By Wayne Litke
If you were busy last week and did not read page 4 of the Maple Creek News, I would suggest revisiting that page. It is interesting because it contains two very different columns: one by reporter Marcia Love and the other by Christalee Froese. Both are interesting and shed light on two internal processes. Marcia’s column, What’s In A Career, addresses what it takes to enjoy the worst possible job and Christalee discuses 13 points in her editorial titled How To Kill A Community that will ensure a town declines and self destructs.
I like both columns because they focus on what it takes to make the most of a situation that is less than ideal. The 13 points Christalee mentions are actually from an MLA’s speech and I believe it was presented from a negative perspective because that is how we often view our challenges. We tend to grumble and complain as we look at aspects of our community that need improvement. I believe we do that because it is easy, it’s a habit and we can easily pass it on like sickness, similar to a cold or flu bug that can quickly infect a population. I don’t think most of us are intentionally negative, it’s simply a habit that has been ingrained into our lives and it takes effort and conscious thought to be positive and find solutions. To get started on that process, a person can take the MLA’s points and convert them from a negative to a positive and that will start the process of empowering a community and its people.
I believe some towns have already embraced that initiative, while others have reverted or fallen victim to such a mindset. However, it’s never too late to make our world a better place.
Getting back to last week’s editorials, Marcia wrote about the reasons she enjoys being a newspaper reporter which is the least desirable job according to the Jobs Rated Almanac. She describes the rewards of reporting and does not focus on the negative aspects such as after-hours and weekend work, being open to criticism from anyone who disagrees with a story or comment, and reporting on tragic events while being sensitive to all individuals involved. It’s not an easy task. However, Marcia did not play the sympathy card, but opted to explain to folks that it is the challenges of the job, the variety of work and continually learning and gaining knowledge that are truly rewarding in her profession. She has truly learned to look past negative aspects of her job (most days) and instead derives satisfaction and fulfilment from the positive components of work.
I need to do that more myself and I was reminded of that yesterday when our email service at work died. I was not a happy camper. I let everyone in the office know I was irritated, especially when their email was restored, but mine remained totally unresponsive. Technology is awesome when it works as it was designed and is used for the correct purpose. However, when it fails or is used for evil and devious activities, it is maddening. It was absolutely tragic and very, very wrong for a multiple-murderer to send a text message and photos of the dead victims to their father. The fact that it occurred in the Saskatchewan town of Tisdale last week shows that anyone can commit a hideous cyber crime. It is a new low point when it comes to the wrong use of technology. It’s sad that Canadian law makers have been slow to crack down on such crimes and the people who abuse technology in order to hurt other people.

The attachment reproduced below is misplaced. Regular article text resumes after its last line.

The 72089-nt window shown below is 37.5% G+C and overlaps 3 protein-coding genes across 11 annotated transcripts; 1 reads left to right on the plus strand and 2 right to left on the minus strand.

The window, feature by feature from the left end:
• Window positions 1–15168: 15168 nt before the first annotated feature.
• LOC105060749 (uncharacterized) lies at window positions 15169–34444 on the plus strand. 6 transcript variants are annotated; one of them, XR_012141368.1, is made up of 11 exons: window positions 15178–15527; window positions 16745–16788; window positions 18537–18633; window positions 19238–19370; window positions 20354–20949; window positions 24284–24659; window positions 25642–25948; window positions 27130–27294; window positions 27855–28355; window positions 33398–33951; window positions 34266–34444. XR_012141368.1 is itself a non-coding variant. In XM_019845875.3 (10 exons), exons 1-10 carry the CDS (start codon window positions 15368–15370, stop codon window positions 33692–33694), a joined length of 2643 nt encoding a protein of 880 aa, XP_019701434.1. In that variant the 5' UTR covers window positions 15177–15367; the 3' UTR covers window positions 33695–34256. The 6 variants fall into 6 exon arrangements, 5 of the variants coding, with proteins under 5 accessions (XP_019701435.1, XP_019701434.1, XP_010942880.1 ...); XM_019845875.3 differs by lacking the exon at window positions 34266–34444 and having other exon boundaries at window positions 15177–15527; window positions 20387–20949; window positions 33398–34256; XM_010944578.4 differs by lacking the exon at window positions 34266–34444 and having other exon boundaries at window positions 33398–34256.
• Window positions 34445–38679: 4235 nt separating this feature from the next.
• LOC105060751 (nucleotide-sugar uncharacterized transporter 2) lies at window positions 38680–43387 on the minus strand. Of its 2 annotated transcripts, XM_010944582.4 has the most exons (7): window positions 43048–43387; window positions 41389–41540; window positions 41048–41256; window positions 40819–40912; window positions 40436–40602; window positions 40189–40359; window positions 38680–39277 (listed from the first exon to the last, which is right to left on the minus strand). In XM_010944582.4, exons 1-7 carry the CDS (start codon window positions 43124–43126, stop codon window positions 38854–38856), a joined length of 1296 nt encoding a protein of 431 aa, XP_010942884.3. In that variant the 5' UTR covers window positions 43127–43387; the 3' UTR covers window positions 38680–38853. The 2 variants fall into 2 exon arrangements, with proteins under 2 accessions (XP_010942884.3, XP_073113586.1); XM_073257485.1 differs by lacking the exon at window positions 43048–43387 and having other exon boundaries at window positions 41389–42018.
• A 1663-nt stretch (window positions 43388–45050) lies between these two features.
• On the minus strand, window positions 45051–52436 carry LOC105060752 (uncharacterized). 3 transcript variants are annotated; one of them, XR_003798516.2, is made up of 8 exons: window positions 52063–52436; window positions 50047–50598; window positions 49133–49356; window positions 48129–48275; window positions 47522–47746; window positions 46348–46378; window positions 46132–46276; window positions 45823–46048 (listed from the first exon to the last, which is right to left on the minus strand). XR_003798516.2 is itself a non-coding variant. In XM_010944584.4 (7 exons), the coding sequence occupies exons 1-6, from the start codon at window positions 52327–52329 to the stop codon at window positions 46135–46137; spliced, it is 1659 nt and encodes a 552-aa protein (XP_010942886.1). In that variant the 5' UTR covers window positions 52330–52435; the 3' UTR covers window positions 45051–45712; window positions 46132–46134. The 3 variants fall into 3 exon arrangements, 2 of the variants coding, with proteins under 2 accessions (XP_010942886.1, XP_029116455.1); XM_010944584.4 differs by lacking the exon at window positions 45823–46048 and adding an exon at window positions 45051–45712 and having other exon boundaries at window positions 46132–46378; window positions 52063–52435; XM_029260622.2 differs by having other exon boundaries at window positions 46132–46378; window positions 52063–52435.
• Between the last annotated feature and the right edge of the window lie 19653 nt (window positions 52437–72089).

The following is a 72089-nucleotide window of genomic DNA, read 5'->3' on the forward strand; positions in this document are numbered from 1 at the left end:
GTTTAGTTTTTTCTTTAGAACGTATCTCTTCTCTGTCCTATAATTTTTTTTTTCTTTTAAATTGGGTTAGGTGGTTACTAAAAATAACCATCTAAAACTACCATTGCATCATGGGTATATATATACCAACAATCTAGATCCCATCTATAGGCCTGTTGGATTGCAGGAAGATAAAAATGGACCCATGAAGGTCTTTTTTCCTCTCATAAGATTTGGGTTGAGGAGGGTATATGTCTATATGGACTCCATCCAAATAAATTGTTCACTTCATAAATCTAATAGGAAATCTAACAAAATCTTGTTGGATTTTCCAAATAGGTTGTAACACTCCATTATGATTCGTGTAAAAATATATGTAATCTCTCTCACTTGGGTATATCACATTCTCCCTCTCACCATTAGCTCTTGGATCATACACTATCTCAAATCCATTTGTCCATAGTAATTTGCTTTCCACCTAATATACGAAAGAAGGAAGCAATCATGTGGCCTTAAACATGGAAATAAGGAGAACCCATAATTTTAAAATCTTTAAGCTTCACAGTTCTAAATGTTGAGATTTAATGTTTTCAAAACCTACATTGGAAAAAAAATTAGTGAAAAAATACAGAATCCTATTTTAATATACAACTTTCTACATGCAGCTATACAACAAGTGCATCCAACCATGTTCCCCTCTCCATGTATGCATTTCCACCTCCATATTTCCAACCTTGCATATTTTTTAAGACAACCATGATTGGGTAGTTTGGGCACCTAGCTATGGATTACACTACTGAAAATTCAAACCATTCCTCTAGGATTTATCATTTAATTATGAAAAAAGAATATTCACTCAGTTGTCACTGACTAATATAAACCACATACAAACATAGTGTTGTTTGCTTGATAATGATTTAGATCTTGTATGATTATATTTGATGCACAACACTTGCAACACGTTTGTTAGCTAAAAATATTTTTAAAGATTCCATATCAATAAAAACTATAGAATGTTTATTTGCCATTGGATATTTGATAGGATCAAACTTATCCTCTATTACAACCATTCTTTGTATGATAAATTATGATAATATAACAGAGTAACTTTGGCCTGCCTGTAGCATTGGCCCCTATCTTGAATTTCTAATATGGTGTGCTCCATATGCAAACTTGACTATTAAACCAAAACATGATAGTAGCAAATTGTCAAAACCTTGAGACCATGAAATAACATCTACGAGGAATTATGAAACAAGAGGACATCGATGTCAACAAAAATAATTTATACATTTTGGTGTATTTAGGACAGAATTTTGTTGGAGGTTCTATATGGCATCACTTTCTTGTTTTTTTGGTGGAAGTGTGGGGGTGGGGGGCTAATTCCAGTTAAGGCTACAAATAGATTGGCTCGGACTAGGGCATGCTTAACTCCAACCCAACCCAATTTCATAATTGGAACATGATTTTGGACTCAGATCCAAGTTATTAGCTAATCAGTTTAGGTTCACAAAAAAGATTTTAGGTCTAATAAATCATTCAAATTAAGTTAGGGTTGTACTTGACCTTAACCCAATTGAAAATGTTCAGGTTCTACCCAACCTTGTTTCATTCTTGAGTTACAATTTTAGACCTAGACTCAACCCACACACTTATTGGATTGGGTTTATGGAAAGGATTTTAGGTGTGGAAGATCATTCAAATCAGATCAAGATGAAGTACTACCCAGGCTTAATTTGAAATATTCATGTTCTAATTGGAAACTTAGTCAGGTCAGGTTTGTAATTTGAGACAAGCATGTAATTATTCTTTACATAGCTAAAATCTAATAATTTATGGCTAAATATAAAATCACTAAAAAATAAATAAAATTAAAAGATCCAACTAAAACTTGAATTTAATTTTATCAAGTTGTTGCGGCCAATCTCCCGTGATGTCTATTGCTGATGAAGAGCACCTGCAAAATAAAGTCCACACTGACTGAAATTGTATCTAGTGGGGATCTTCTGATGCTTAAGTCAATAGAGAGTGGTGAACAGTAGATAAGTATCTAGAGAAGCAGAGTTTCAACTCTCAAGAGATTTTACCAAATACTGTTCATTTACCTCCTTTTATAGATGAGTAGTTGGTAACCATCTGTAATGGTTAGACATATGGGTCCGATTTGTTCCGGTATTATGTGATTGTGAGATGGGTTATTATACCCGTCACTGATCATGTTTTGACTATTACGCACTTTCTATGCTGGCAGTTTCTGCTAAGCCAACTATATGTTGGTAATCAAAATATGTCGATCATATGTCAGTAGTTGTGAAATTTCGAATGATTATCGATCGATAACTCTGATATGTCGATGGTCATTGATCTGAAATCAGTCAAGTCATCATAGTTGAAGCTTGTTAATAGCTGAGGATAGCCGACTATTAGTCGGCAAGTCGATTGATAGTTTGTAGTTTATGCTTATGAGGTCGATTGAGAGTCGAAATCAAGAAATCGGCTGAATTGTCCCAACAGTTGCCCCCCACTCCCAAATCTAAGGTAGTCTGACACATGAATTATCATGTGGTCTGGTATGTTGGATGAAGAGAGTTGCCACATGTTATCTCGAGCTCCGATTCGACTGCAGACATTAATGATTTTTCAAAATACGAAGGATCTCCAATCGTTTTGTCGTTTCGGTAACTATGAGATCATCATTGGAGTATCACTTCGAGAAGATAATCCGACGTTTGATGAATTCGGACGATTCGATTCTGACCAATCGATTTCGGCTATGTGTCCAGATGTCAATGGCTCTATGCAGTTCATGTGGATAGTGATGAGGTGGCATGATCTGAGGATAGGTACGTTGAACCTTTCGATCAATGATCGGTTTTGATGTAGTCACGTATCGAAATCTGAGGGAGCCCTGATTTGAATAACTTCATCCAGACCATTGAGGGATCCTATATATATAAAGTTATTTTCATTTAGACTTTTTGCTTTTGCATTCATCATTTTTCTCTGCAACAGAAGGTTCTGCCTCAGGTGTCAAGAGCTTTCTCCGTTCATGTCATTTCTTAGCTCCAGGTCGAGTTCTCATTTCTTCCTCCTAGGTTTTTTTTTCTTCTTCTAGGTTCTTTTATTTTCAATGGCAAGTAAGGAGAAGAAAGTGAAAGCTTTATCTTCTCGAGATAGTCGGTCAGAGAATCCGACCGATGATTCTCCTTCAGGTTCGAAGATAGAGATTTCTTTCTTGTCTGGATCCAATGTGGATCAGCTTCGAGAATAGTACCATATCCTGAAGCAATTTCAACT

Having said that, I am reminded that three people at the Saskatchewan Weekly Newspaper Association made a late night phone call to Monique Massiah, a friend and former Maple Creek reporter. Humorous voice messages were left when Monique did not answer her phone, but such simple-minded antics can get out of control if over-zealous individuals don’t know where fun ends and offense begins.
We were at the SWNA convention to learn about changes in the industry and to learn who won Premier Awards for excellence. Your local paper did quite well as Marcia Love received a provincial first-place for an agriculture story she penned. Angela Litke also placed first in the Tourism category and Marcia, Angela and myself were recognized for our collaborative effort to produce a first-place photo essay.
Prior to leaving the convention and driving through 40 cm of sloppy, wet snow, the elevator doors at our hotel opened and Lester Lodoen’s double was inside. Actually, it was Lester and I was shocked to see him. I should be getting used to it by now because we bump into people we know all over. A couple years ago, we happened to walk through the grand Empress Hotel in Victoria and bumped into Omar and Lou Ellen Murray. While in Paris and touring the Louvre, we met MP Ralph Goodale and his wife – how unusual is that?
Getting back to the point of this column, it was great to see Marcia and Angela recognized for the extra work they put in trying to make news coverage as extensive and professional as possible. Behind the scenes, Faith and Megan keep everything in order while I do my best to keep them on their toes. Some days are good and others present difficult challenges, but the environment always improves when we stick together and seek solutions. The bottom line is we can improve our personal lives and our town with a positive mental outlook and a little patience and perseverance. If you don’t believe me, ask Marcia.